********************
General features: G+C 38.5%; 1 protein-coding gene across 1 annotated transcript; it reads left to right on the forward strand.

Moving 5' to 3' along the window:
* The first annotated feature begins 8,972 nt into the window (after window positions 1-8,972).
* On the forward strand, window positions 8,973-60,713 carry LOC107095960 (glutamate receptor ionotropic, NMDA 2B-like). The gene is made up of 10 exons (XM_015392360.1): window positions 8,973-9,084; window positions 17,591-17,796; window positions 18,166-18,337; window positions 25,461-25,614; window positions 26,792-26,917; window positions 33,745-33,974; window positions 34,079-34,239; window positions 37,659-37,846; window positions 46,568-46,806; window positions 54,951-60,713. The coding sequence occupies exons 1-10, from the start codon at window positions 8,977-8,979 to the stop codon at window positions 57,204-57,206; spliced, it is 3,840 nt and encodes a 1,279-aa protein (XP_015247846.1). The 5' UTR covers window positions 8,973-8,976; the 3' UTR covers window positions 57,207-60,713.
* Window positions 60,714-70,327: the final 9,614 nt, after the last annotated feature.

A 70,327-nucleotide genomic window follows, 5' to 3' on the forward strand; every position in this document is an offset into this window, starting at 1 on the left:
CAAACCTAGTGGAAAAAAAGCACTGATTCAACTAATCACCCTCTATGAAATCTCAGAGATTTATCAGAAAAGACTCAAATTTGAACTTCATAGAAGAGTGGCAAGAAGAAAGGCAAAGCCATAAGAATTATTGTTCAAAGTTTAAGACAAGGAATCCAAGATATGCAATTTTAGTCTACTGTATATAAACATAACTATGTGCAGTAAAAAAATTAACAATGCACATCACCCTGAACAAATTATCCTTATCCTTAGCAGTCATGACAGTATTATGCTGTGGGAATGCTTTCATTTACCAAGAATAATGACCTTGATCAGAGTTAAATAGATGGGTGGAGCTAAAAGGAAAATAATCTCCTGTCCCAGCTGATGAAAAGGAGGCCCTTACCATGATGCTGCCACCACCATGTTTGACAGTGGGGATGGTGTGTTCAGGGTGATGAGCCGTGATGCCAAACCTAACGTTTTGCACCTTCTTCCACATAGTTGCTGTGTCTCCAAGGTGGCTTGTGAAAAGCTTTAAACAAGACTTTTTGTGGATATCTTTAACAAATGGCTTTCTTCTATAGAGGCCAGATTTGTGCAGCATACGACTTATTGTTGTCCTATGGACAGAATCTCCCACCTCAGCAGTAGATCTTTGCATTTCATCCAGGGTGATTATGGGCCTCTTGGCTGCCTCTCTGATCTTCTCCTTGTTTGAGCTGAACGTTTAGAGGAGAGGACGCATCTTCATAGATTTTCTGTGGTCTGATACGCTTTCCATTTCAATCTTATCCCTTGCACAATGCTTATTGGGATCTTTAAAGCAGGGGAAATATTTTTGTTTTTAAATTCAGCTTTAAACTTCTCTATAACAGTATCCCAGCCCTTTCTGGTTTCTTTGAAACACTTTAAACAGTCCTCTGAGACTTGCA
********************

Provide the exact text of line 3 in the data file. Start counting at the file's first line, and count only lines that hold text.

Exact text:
* The first annotated feature begins 8,972 nt into the window (after window positions 1-8,972).